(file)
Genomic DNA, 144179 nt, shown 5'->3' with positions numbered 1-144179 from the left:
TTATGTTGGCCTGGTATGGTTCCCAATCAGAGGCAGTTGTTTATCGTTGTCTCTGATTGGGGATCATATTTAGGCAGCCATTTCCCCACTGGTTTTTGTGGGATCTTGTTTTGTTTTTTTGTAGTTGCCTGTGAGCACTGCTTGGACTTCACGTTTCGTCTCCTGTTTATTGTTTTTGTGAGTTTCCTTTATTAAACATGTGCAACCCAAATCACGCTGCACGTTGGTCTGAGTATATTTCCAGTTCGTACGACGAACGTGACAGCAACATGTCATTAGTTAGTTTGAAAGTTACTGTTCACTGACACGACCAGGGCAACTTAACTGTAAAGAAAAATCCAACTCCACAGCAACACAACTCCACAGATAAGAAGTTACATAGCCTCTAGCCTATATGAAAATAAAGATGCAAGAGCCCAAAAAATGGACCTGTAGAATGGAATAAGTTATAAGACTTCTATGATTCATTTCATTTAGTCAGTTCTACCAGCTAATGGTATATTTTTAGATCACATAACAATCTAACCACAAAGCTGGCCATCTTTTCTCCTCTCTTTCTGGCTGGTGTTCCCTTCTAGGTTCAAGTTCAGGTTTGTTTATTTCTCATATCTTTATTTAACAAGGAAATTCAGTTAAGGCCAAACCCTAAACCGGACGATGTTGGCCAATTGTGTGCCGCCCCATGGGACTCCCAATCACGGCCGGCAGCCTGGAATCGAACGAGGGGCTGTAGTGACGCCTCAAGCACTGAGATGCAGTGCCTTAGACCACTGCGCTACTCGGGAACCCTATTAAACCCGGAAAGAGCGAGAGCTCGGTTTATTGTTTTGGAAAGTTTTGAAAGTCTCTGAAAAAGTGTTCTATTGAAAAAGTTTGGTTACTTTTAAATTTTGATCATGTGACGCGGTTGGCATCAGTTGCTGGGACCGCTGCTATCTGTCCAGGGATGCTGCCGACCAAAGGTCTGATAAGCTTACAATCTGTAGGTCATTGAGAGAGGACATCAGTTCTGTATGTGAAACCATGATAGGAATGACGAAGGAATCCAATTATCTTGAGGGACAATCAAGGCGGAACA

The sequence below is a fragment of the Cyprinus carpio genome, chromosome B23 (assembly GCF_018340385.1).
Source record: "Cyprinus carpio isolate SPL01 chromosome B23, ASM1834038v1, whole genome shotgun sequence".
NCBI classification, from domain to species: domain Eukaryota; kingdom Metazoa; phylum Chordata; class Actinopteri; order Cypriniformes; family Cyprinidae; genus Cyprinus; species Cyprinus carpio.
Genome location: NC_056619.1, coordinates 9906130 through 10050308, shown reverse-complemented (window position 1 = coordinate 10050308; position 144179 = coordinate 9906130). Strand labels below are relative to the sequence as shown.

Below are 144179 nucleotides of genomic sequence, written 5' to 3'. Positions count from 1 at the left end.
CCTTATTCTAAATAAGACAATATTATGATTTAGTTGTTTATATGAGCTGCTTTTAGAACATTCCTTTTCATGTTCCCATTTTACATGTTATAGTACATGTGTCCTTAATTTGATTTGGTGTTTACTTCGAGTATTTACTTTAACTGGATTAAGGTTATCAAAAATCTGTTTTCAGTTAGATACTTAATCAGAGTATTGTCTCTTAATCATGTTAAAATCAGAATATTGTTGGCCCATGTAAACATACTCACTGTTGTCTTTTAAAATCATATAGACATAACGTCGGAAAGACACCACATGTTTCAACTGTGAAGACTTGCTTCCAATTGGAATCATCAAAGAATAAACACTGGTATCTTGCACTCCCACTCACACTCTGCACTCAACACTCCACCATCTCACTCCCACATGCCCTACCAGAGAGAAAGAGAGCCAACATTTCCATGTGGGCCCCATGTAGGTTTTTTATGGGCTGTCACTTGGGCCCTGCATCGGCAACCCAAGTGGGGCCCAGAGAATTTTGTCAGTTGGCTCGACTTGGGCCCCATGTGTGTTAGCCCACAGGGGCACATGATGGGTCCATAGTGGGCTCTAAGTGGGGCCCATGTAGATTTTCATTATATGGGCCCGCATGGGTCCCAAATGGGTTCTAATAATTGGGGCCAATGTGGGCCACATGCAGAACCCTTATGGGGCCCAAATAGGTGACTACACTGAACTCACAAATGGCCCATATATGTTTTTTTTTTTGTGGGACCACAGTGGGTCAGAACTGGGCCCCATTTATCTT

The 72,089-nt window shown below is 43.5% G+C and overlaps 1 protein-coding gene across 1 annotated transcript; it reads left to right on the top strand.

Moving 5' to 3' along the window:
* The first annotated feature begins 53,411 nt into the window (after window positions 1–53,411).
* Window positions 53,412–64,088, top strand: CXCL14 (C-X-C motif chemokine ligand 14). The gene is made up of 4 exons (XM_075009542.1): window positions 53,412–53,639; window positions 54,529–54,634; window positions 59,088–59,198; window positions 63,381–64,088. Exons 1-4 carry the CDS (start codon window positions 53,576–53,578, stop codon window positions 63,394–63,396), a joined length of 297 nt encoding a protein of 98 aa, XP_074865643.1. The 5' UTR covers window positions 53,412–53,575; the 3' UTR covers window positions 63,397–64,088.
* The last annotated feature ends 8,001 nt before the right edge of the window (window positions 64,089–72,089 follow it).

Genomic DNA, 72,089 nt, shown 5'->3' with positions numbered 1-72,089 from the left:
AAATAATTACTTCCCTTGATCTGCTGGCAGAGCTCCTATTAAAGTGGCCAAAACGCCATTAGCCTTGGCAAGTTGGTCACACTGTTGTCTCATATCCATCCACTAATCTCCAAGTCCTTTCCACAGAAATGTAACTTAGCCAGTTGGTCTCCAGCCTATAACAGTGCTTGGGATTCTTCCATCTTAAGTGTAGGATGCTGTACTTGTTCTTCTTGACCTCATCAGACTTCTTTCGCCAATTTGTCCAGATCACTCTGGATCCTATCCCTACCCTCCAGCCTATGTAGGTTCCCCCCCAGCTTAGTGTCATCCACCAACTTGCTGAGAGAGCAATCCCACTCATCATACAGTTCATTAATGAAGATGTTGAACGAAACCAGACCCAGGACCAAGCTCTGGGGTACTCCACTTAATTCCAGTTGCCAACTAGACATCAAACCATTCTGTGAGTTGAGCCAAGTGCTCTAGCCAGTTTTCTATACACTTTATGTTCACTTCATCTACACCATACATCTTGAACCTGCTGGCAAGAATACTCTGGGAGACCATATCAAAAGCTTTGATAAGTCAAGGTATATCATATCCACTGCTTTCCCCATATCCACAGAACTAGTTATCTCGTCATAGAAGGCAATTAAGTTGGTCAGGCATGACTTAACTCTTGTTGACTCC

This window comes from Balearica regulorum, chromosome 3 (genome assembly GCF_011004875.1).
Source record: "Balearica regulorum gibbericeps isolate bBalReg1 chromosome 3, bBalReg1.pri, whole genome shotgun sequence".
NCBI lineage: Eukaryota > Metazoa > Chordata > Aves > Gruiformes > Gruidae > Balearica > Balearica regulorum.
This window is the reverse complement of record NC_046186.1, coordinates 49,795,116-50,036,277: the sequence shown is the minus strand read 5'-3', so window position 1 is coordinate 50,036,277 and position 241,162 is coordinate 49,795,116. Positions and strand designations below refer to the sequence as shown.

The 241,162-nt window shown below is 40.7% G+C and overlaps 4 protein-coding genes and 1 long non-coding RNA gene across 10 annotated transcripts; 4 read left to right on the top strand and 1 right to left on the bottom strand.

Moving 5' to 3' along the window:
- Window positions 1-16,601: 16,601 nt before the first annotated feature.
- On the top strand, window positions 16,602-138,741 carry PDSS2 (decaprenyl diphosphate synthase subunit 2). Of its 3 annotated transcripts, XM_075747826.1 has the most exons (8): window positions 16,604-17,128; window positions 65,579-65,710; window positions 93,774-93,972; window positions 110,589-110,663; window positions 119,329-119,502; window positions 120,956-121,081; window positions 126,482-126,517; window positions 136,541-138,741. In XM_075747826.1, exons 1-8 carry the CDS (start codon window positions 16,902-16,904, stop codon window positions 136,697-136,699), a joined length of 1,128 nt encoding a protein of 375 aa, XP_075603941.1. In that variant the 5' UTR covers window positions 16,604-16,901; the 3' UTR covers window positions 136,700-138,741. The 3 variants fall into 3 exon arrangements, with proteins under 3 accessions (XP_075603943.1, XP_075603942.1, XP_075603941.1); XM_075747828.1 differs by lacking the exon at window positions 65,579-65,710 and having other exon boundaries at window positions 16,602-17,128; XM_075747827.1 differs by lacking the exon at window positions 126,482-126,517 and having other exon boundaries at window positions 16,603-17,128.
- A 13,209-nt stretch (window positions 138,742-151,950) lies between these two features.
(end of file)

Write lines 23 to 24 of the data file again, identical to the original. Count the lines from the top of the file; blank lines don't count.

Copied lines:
- On the top strand, window positions 16,602-138,741 carry PDSS2 (decaprenyl diphosphate synthase subunit 2). Of its 3 annotated transcripts, XM_075747826.1 has the most exons (8): window positions 16,604-17,128; window positions 65,579-65,710; window positions 93,774-93,972; window positions 110,589-110,663; window positions 119,329-119,502; window positions 120,956-121,081; window positions 126,482-126,517; window positions 136,541-138,741. In XM_075747826.1, exons 1-8 carry the CDS (start codon window positions 16,902-16,904, stop codon window positions 136,697-136,699), a joined length of 1,128 nt encoding a protein of 375 aa, XP_075603941.1. In that variant the 5' UTR covers window positions 16,604-16,901; the 3' UTR covers window positions 136,700-138,741. The 3 variants fall into 3 exon arrangements, with proteins under 3 accessions (XP_075603943.1, XP_075603942.1, XP_075603941.1); XM_075747828.1 differs by lacking the exon at window positions 65,579-65,710 and having other exon boundaries at window positions 16,602-17,128; XM_075747827.1 differs by lacking the exon at window positions 126,482-126,517 and having other exon boundaries at window positions 16,603-17,128.
- A 13,209-nt stretch (window positions 138,742-151,950) lies between these two features.